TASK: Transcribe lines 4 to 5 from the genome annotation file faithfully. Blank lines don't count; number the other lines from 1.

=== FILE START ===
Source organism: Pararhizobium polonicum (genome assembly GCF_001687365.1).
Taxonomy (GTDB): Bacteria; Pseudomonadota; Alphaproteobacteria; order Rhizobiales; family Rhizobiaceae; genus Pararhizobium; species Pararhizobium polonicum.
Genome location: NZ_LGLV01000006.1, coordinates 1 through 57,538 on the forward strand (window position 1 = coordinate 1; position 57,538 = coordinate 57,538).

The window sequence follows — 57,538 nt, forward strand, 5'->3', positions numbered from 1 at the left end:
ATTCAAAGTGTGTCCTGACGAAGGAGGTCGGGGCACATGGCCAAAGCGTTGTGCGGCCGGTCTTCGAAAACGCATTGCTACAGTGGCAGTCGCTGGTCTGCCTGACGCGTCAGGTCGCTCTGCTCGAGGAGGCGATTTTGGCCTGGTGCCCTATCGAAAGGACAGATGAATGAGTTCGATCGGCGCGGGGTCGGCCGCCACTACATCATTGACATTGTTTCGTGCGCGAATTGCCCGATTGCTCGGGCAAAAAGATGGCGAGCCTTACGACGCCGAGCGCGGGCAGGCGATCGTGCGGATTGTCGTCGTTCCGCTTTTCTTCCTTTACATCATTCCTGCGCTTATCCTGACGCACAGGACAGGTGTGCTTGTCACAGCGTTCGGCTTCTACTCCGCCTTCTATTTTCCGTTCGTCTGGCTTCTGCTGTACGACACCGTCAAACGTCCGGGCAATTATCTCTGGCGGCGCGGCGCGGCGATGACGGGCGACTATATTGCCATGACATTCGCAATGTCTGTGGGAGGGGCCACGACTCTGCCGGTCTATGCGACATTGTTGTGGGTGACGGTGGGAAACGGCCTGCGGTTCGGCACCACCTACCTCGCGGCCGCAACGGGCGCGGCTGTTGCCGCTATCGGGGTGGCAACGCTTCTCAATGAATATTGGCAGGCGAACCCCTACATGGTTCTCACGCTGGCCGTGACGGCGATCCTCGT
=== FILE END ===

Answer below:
The window sequence follows — 57,538 nt, forward strand, 5'->3', positions numbered from 1 at the left end:
ATTCAAAGTGTGTCCTGACGAAGGAGGTCGGGGCACATGGCCAAAGCGTTGTGCGGCCGGTCTTCGAAAACGCATTGCTACAGTGGCAGTCGCTGGTCTGCCTGACGCGTCAGGTCGCTCTGCTCGAGGAGGCGATTTTGGCCTGGTGCCCTATCGAAAGGACAGATGAATGAGTTCGATCGGCGCGGGGTCGGCCGCCACTACATCATTGACATTGTTTCGTGCGCGAATTGCCCGATTGCTCGGGCAAAAAGATGGCGAGCCTTACGACGCCGAGCGCGGGCAGGCGATCGTGCGGATTGTCGTCGTTCCGCTTTTCTTCCTTTACATCATTCCTGCGCTTATCCTGACGCACAGGACAGGTGTGCTTGTCACAGCGTTCGGCTTCTACTCCGCCTTCTATTTTCCGTTCGTCTGGCTTCTGCTGTACGACACCGTCAAACGTCCGGGCAATTATCTCTGGCGGCGCGGCGCGGCGATGACGGGCGACTATATTGCCATGACATTCGCAATGTCTGTGGGAGGGGCCACGACTCTGCCGGTCTATGCGACATTGTTGTGGGTGACGGTGGGAAACGGCCTGCGGTTCGGCACCACCTACCTCGCGGCCGCAACGGGCGCGGCTGTTGCCGCTATCGGGGTGGCAACGCTTCTCAATGAATATTGGCAGGCGAACCCCTACATGGTTCTCACGCTGGCCGTGACGGCGATCCTCGT